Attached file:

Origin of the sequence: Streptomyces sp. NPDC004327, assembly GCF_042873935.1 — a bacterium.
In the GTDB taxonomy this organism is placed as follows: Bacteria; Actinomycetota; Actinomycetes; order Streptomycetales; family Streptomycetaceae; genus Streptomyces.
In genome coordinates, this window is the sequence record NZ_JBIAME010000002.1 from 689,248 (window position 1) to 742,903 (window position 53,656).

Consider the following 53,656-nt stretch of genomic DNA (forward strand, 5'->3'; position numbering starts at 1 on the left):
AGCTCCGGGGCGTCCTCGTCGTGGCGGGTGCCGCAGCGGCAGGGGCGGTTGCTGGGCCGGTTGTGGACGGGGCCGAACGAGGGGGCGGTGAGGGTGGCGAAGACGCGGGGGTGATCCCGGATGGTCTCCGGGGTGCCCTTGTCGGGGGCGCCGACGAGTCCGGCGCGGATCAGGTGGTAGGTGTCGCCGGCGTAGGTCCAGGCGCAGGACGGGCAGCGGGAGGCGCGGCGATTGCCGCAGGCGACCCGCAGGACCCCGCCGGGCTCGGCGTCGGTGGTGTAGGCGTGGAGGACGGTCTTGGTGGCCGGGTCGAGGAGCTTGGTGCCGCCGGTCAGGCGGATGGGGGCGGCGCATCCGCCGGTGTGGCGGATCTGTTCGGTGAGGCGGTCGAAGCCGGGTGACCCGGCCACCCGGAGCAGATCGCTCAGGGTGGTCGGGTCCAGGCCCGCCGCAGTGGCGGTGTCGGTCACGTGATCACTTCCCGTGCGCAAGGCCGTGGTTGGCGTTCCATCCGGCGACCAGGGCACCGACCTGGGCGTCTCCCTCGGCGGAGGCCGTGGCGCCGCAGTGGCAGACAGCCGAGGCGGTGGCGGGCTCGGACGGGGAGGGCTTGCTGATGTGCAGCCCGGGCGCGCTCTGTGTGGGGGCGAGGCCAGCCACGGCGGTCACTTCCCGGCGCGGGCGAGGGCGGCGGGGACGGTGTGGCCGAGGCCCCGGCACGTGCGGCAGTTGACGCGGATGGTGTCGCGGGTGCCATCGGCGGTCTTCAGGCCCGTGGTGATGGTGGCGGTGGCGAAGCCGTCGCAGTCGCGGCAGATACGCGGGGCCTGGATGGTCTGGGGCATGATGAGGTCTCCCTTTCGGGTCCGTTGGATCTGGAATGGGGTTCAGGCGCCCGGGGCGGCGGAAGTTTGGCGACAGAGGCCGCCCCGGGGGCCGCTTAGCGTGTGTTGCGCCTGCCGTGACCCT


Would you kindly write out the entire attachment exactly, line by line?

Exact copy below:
Origin of the sequence: Streptomyces sp. NPDC004327, assembly GCF_042873935.1 — a bacterium.
In the GTDB taxonomy this organism is placed as follows: Bacteria; Actinomycetota; Actinomycetes; order Streptomycetales; family Streptomycetaceae; genus Streptomyces.
In genome coordinates, this window is the sequence record NZ_JBIAME010000002.1 from 689,248 (window position 1) to 742,903 (window position 53,656).

Consider the following 53,656-nt stretch of genomic DNA (forward strand, 5'->3'; position numbering starts at 1 on the left):
AGCTCCGGGGCGTCCTCGTCGTGGCGGGTGCCGCAGCGGCAGGGGCGGTTGCTGGGCCGGTTGTGGACGGGGCCGAACGAGGGGGCGGTGAGGGTGGCGAAGACGCGGGGGTGATCCCGGATGGTCTCCGGGGTGCCCTTGTCGGGGGCGCCGACGAGTCCGGCGCGGATCAGGTGGTAGGTGTCGCCGGCGTAGGTCCAGGCGCAGGACGGGCAGCGGGAGGCGCGGCGATTGCCGCAGGCGACCCGCAGGACCCCGCCGGGCTCGGCGTCGGTGGTGTAGGCGTGGAGGACGGTCTTGGTGGCCGGGTCGAGGAGCTTGGTGCCGCCGGTCAGGCGGATGGGGGCGGCGCATCCGCCGGTGTGGCGGATCTGTTCGGTGAGGCGGTCGAAGCCGGGTGACCCGGCCACCCGGAGCAGATCGCTCAGGGTGGTCGGGTCCAGGCCCGCCGCAGTGGCGGTGTCGGTCACGTGATCACTTCCCGTGCGCAAGGCCGTGGTTGGCGTTCCATCCGGCGACCAGGGCACCGACCTGGGCGTCTCCCTCGGCGGAGGCCGTGGCGCCGCAGTGGCAGACAGCCGAGGCGGTGGCGGGCTCGGACGGGGAGGGCTTGCTGATGTGCAGCCCGGGCGCGCTCTGTGTGGGGGCGAGGCCAGCCACGGCGGTCACTTCCCGGCGCGGGCGAGGGCGGCGGGGACGGTGTGGCCGAGGCCCCGGCACGTGCGGCAGTTGACGCGGATGGTGTCGCGGGTGCCATCGGCGGTCTTCAGGCCCGTGGTGATGGTGGCGGTGGCGAAGCCGTCGCAGTCGCGGCAGATACGCGGGGCCTGGATGGTCTGGGGCATGATGAGGTCTCCCTTTCGGGTCCGTTGGATCTGGAATGGGGTTCAGGCGCCCGGGGCGGCGGAAGTTTGGCGACAGAGGCCGCCCCGGGGGCCGCTTAGCGTGTGTTGCGCCTGCCGTGACCCT